For instance, Glick's research involves the Treatment Advocacy Program at Mount Sinai Hospital. She and co-investigators used an intervention that had been tested in a population of white men who have sex with men (MSM) and changed it to work in a population of African Americans, including heterosexuals.
"I think that there are more and more interventions becoming available that can be effectively changed to work in different populations," Glick says. "That process won't take as long a period of time as it has in the past because the intervention is somewhat proven."
Researchers who adapt an existing intervention still will need to study the outcomes in the different communities, and each group has issues that will need to be addressed separately, Glick explains.
Then there is the issue of keeping an intervention fresh, even as the culture to which it is being adapted changes during the clinical trial process.
For instance, in the Treatment Advocacy Program, the tailored intervention included education that deflated some of the myths circulating about HIV in the black community, says Sheela Raja, PhD, a clinical psychologist in the HIV Program at Mount Sinai Hospital and a co-investigator on the study.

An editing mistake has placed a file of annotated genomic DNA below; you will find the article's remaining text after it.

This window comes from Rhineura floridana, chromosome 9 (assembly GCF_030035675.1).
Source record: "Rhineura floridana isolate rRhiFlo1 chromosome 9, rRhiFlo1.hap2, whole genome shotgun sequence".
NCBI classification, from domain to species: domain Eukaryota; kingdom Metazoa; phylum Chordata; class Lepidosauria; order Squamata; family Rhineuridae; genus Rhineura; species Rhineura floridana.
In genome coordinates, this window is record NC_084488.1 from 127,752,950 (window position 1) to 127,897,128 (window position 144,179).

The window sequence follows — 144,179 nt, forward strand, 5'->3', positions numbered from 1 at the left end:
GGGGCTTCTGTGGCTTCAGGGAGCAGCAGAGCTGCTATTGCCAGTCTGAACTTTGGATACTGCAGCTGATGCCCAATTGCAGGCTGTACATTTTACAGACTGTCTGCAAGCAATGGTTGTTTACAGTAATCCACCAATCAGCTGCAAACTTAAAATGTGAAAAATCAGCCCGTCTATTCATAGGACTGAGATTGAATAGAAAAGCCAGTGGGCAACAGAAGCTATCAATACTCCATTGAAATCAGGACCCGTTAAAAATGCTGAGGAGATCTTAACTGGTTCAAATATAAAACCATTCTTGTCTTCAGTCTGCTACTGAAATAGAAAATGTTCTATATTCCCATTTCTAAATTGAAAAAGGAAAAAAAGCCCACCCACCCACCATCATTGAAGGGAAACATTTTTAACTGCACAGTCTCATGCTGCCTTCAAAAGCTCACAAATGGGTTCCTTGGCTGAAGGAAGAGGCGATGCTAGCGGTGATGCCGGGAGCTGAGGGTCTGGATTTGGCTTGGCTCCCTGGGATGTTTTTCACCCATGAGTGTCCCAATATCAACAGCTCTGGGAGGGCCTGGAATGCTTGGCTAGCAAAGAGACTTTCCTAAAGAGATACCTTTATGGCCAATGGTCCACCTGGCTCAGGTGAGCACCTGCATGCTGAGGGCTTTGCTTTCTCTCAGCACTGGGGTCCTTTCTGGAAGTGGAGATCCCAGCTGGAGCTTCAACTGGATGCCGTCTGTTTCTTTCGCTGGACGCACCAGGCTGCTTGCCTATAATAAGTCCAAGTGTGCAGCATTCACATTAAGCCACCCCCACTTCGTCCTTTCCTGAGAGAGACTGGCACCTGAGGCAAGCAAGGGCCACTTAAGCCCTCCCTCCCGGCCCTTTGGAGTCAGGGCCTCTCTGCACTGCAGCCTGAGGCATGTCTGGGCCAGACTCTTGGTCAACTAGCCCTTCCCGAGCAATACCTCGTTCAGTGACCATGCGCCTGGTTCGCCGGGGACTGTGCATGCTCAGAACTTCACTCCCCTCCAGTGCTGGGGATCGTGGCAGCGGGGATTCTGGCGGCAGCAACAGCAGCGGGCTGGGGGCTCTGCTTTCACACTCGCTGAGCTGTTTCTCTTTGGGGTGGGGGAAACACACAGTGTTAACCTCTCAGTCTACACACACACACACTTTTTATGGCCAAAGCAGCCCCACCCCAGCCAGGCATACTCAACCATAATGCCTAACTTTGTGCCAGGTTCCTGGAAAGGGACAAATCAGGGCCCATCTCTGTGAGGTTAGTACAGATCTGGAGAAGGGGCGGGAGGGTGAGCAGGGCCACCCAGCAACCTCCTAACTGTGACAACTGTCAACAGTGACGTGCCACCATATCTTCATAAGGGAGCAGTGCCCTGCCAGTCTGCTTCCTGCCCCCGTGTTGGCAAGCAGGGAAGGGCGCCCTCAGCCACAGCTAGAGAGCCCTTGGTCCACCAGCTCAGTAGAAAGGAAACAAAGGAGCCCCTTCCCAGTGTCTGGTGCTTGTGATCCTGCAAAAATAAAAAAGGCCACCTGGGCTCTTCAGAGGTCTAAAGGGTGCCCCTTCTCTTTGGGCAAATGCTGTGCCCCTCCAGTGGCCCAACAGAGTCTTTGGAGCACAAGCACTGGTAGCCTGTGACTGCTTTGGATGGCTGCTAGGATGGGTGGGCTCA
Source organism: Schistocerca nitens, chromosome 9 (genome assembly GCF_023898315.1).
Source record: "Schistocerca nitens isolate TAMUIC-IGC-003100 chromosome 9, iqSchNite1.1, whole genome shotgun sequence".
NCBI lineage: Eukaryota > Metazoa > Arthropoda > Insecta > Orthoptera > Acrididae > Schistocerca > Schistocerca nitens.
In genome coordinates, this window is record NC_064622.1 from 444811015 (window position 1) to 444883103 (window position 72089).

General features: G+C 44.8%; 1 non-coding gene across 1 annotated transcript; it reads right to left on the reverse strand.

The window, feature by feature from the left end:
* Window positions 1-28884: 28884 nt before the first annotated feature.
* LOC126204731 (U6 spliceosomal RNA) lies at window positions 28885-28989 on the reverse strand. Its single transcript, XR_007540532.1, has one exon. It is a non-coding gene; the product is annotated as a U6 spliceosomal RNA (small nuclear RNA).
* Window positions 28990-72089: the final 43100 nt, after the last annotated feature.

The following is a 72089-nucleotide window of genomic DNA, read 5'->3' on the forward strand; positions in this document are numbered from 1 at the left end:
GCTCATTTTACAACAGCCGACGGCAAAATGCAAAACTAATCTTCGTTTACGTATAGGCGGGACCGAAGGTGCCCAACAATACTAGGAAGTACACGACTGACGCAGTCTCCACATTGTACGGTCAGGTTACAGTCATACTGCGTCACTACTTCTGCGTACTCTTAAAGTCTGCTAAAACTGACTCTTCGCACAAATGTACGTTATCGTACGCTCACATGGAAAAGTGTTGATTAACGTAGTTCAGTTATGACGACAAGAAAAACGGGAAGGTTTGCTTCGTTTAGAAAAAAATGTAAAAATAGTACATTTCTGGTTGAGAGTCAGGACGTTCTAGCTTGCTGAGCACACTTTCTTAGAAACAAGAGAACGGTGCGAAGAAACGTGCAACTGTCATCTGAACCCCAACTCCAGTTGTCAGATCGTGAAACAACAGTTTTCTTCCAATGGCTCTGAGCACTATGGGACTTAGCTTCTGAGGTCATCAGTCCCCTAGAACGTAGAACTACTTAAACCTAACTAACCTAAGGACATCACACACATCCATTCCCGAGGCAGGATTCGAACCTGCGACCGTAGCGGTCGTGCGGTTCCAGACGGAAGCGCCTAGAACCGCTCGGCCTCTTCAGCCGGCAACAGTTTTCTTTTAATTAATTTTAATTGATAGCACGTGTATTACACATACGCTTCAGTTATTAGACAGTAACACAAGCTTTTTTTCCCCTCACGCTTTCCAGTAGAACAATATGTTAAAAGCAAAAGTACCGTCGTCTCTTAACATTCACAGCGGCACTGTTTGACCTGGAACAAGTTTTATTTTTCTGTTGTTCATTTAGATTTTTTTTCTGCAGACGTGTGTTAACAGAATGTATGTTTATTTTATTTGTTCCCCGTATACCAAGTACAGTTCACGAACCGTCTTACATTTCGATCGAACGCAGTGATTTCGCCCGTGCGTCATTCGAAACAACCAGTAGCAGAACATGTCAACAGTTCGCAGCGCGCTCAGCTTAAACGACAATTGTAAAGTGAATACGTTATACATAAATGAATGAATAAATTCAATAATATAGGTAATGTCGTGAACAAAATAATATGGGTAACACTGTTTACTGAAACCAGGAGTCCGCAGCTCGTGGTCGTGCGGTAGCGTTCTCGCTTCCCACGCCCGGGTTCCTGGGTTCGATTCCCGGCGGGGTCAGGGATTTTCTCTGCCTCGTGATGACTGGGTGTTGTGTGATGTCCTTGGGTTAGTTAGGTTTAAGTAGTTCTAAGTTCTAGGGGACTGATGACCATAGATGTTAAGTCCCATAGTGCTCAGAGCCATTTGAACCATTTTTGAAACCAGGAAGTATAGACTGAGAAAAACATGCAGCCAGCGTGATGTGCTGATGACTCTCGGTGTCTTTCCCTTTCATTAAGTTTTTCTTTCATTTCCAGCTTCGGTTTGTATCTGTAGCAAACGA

One myth that came out and couldn't be addressed because the study was underway was that the U.S. government had a cure for HIV, but was just not giving it to people because they were working with pharmaceutical companies to increase their profits, Raja says.
"The disturbing thing about it was that one of the peer educators whom I supervised weekly said that she believed that myth," Raja adds.
While the CDC report states that the government agency is committed to finding and translating more prevention interventions, most of its prevention and surveillance funding is directed towards increasing HIV testing.
"Half of the money we put into prevention programs provides services or support for services for African Americans," Janssen says. "Most of that will go toward supporting testing among African Americans."